Firm Size Matters: Growth and Productivity Growth in African Manufacturing
Johannes Van Biesebroeck ()
Economic Development and Cultural Change, 2005, vol. 53, issue 3, 545-83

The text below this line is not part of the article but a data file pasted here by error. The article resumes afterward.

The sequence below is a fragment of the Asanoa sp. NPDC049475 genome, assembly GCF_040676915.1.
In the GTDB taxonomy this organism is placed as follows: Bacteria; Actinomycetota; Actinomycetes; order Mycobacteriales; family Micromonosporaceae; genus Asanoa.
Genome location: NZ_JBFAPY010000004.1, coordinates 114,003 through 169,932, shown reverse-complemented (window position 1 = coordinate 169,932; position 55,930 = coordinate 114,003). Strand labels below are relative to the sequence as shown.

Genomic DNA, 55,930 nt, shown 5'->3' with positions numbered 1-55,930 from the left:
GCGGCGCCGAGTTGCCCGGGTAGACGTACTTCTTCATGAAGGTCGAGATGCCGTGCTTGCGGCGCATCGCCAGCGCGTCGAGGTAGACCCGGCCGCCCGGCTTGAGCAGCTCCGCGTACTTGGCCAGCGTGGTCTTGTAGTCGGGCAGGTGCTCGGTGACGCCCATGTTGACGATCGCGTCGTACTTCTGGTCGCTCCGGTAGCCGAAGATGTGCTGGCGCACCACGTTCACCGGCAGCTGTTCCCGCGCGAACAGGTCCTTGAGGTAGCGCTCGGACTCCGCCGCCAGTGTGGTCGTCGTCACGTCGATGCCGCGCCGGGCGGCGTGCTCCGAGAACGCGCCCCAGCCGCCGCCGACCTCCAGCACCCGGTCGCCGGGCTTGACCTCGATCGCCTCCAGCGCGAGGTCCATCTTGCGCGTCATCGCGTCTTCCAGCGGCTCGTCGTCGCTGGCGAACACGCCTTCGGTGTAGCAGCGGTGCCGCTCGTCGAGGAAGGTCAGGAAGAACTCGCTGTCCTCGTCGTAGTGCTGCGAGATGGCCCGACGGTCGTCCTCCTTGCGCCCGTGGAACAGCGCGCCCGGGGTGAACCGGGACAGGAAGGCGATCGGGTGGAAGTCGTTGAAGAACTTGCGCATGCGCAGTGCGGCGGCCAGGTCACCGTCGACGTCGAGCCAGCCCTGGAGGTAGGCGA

In a sample of manufacturing firms from nine sub-Saharan African countries, large firms are found to be extremely important. As in more developed economies, they achieve higher productivity levels and are more likely to survive. In contrast, the commonly found higher growth rates for small firms are not replicated in the African sample, and the distribution of firms changes very little over time. Firms are more likely to have started out large than to have grown to a large size. The labor market relocates workers toward the most productive firms, and this reinforces the importance of large firms for aggregate productivity growth. Formal credit institutions award most financing to large firms, and access to credit is positively correlated with productivity, even conditional on firm size.
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